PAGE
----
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  5. The organic colors are thankfully becoming more and more common, and I much prefer them because they are still bright and fun to use but do not leave ugly blotches on your skin. This year almost everybody in our building had these non staining cosmetic grade powder, until one auntie brought a huge bag of purple one that ended up leaving stains on everybody. Thankfully it wasn't too hard to remove and the purple blotches were kept to a minimum, but yup this morning you can see a lot of people in the street still sporting some colour on their skin :) we do the water guns and powder in our building, no more rain dances the area because of water preservation awareness which I salute.

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    Replies
    1. LOVE the organic colors....they didn't sting, washed off fast....it was such a great idea!

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  6. Replies
    1. Thanks Sheryl! Hubby took these ones :)

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  7. The organic colors are so beautiful! My first Holi was in New Delhi too. I had just moved there not two weeks prior, and a college friend had me over to his house to celebrate since everyone else was telling me "DONT GO OUT" - he said that was ridiculous and I should enjoy Holi like everyone else does.

    We bought gulal from someone selling in his colony, and water balloons too, then came back to his house and played Holi with his parents and a few neighbors. From time to time people would come over and we'd put more colors on them, and they on us. Once the flow of guests stopped some, my friend and I took our game to the balcony, where we filled up balloons with colored water and threw them on the kids below. They were having fun but we got in trouble for it from their parents since they had board exams the next day ... but what to do in that situation? "Buro na mano, Holi hai!" :) The festivities were over by noon, and we got cleaned up and spent the rest of the day making mix CDs and eating too many gujiyas.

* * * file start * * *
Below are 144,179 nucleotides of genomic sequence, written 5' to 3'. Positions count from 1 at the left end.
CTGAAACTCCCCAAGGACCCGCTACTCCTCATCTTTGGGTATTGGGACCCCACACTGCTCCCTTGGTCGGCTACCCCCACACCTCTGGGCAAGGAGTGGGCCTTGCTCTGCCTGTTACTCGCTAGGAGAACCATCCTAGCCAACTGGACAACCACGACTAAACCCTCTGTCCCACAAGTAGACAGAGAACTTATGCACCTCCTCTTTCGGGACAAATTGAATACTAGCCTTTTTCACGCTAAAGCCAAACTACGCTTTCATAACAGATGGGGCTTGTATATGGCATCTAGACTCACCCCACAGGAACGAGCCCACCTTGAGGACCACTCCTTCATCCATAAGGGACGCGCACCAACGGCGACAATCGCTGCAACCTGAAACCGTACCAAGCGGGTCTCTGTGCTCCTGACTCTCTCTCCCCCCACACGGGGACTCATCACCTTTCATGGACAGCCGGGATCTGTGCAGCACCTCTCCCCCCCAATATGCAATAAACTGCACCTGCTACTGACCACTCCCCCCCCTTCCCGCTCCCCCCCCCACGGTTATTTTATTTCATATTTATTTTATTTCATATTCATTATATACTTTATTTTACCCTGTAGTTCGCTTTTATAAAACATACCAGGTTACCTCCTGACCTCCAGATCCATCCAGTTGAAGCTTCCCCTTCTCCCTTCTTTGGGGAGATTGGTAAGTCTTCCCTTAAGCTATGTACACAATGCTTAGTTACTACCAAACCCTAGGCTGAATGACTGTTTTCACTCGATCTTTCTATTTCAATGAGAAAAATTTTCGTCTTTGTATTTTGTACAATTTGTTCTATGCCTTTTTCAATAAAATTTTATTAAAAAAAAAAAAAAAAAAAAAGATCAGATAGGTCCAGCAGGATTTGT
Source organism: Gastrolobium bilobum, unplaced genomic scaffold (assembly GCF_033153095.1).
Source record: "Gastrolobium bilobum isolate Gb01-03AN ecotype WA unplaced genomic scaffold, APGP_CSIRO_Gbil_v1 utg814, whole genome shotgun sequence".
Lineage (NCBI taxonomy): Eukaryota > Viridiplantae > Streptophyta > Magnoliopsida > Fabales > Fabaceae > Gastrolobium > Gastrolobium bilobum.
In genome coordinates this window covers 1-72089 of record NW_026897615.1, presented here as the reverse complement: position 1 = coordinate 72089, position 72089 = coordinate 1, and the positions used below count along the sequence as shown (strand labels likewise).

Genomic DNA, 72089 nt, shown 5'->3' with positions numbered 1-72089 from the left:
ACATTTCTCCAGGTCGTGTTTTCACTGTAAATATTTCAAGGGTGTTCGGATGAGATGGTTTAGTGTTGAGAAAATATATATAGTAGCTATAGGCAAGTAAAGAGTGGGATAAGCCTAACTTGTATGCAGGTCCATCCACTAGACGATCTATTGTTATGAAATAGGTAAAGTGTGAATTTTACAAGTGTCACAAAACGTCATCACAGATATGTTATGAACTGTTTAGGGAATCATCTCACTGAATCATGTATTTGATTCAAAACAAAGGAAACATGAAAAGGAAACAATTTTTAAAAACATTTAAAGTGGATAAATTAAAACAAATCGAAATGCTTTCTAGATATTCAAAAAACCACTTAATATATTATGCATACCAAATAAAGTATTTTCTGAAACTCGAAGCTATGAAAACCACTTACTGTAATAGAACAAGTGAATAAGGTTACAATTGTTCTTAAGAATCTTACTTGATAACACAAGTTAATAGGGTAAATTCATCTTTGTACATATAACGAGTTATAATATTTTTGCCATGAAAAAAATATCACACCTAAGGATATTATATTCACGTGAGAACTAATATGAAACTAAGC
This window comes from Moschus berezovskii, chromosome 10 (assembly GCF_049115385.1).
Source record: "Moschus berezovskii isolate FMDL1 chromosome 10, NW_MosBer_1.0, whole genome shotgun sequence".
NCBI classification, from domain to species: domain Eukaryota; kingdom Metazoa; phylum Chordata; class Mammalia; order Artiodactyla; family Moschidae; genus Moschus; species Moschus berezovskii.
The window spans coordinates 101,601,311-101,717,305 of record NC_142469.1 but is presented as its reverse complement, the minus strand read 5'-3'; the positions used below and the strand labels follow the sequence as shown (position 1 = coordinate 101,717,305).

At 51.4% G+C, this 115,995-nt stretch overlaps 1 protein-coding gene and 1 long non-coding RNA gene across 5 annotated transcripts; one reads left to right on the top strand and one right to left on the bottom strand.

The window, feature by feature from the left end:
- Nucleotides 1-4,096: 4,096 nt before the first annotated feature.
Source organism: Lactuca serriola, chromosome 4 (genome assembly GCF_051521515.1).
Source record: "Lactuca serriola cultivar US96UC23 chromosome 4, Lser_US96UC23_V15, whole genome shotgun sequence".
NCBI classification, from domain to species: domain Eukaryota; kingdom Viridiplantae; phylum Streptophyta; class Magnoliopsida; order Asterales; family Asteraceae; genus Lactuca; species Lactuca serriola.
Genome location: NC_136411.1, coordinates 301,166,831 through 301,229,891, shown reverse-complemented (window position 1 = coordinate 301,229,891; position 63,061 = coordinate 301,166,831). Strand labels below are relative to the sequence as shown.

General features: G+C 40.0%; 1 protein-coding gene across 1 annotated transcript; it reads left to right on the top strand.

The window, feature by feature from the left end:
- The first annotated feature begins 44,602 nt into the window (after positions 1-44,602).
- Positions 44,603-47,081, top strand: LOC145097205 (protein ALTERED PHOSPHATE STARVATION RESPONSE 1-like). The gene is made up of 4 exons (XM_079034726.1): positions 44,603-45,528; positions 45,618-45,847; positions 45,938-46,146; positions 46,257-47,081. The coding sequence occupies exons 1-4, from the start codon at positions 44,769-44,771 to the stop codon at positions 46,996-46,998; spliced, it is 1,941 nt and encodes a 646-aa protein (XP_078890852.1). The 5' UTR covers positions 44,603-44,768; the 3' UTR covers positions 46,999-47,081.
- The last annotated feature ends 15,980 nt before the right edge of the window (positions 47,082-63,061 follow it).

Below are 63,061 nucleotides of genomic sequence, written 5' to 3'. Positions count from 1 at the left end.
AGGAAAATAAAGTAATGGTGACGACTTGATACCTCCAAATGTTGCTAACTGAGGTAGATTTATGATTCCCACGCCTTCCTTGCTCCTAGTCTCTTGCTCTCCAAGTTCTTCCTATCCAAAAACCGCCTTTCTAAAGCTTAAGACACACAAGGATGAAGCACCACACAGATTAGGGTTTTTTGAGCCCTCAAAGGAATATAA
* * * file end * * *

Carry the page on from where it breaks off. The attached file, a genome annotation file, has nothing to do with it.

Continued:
I didn't make any gujiyas or celebrate at all this year :( Too many other things going on, plus the weather wasn't conducive. Maybe next year...

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    1. OMG How amazing.....I loved your description! I'm so glad you celebrated to the greatest degree! I loved the festival, it was just so merry....especially in Delhi!
      Weather was awful this year here in Pacific NorthWest...bleh..

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    2. @Alexandra

      Holi comes in March which is the time when all schools have exams. The students are torn between the desire to play holi and the risk of getting sick due to drenching in water. Our parents always told us play holi carefully. The flowers are in full bloom as it is spring time and the air is filled with fragnance. The students hardly have the time to enjoy the whether because they are busy studying. It is only when we were done with our academics, we started enjoying holi.